Studies on lupus mice models have shown that treatment with vitamin E can delay the onset of autoimmunity and extend mean survival time. However, these findings have not been satisfactorily replicated in humans and treating lupus with vitamin E is still controversial, despite research into the topic first being available in the 1940’s. A more recent study looking at disease activity in 12 patients through recording oxidative DNA damage and autoantibodies suggests that vitamin E can be of benefit but older studies of vitamin E in the treatment of discoid skin lesions have given variable outcomes. There are some anxieties that vitamin E is only effective in the treatment of lupus at very high doses but that, even at high doses, patients still appear to have flares and that at these doses vitamin E can function as an anticoagulant. There is, therefore, a need for further research to investigate the clinical effectiveness of this vitamin in lupus patients, both as to its effects on skin lesions and on total disease activity.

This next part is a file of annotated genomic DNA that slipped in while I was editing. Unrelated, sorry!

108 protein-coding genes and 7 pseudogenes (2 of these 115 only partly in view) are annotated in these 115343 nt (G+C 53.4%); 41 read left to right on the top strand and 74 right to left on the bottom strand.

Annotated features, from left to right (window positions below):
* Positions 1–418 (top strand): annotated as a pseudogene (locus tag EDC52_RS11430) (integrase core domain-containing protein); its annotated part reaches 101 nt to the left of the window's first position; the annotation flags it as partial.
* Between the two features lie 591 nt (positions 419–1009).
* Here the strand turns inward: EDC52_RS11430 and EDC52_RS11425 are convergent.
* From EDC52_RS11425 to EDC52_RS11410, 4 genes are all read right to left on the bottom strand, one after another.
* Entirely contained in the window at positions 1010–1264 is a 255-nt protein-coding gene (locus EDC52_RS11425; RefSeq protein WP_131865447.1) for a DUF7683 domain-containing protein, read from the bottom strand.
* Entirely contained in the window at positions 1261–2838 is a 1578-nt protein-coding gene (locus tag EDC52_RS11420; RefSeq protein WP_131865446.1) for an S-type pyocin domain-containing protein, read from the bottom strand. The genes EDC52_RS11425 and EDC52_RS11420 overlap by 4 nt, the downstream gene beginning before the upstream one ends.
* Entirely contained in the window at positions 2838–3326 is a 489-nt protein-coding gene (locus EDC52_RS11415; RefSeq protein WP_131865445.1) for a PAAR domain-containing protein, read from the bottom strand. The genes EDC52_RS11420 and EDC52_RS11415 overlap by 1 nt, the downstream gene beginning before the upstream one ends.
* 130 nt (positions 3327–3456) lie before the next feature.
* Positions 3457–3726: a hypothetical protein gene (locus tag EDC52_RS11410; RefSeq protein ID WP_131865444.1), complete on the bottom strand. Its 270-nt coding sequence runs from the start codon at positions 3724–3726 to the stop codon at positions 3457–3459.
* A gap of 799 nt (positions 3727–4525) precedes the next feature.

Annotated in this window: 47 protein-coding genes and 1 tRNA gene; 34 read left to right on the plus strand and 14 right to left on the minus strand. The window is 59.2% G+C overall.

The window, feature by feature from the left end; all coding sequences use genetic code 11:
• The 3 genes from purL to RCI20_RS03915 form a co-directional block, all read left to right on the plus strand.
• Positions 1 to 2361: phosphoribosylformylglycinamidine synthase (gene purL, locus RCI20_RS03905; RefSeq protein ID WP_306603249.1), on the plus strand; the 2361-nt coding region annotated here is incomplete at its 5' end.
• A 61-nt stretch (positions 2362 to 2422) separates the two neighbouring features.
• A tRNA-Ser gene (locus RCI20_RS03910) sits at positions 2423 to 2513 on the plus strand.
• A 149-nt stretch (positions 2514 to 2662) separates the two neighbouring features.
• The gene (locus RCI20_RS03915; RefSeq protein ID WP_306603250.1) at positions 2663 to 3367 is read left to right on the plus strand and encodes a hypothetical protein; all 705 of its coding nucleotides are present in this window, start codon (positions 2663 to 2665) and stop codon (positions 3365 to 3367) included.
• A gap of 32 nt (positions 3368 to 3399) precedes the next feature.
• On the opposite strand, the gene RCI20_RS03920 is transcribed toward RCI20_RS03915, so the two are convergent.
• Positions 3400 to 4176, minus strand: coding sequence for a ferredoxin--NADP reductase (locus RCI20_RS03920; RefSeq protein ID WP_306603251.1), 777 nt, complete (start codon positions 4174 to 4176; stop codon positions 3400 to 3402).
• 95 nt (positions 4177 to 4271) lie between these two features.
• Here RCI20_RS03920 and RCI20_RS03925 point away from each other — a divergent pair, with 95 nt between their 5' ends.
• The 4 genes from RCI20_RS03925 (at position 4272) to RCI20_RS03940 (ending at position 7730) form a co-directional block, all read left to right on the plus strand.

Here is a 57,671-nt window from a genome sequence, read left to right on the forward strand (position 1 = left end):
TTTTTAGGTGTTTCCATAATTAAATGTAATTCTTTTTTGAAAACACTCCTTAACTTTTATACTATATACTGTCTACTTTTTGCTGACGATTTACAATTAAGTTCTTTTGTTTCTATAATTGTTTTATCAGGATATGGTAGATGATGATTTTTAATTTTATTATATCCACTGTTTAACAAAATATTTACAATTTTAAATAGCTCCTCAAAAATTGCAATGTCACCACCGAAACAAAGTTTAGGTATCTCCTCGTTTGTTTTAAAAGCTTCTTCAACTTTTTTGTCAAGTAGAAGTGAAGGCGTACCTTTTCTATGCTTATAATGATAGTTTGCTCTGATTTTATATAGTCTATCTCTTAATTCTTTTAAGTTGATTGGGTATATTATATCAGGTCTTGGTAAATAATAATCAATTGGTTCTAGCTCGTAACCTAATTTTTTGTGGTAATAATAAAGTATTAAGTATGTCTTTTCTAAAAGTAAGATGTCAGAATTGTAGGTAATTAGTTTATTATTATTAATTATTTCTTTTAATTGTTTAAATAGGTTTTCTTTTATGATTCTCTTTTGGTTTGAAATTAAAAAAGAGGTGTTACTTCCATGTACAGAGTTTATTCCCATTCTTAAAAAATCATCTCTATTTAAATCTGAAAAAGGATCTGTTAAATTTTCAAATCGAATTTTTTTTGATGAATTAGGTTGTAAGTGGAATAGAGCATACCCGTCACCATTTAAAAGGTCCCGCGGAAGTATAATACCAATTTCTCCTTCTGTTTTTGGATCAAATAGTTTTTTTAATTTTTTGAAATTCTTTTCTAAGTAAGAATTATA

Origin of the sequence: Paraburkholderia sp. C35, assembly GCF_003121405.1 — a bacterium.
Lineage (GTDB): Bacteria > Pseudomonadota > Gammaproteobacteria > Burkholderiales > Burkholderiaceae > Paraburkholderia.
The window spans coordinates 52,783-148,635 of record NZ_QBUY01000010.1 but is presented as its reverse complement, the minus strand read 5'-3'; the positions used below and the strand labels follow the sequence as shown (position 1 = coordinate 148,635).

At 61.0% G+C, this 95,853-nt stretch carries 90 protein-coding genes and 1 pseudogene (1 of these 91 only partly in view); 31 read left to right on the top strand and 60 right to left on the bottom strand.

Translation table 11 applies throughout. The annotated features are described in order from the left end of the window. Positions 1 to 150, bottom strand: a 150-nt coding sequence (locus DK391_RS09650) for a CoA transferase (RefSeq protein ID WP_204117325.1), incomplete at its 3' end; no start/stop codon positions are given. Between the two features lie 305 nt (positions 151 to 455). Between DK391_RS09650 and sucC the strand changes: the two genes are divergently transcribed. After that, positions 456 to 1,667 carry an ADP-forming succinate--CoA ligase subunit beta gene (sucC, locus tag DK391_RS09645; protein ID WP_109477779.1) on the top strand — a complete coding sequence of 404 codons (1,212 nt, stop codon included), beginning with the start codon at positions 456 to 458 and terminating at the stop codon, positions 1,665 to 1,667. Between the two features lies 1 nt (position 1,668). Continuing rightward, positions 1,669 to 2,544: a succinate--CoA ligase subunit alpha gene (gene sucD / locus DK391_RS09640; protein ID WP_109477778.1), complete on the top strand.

Free radical damage is known to play a significant role in the pathogenesis of lupus and research has shown that there are low levels of antioxidants in the serum of lupus patients. A number of studies have suggested that antioxidant supplementation may improve lupus disease activity. Selenium is a natural antioxidant. It appears that the supplementation of auto-immune mice models with selenium results in increased life expectancy and a significantly higher level of natural killer cell activity. The mechanisms behind these findings are not known. Dietary sources with high levels of selenium include fish such as pike, carp and herring. However, it must be noted that excess selenium can result in toxicity which may present with symptoms such as alopecia, gastrointestinal disturbance, sloughing of the nails and, in extreme cases, liver cirrhosis, pulmonary oedema and death. Patients must, therefore, be warned against taking excessive selenium supplementation.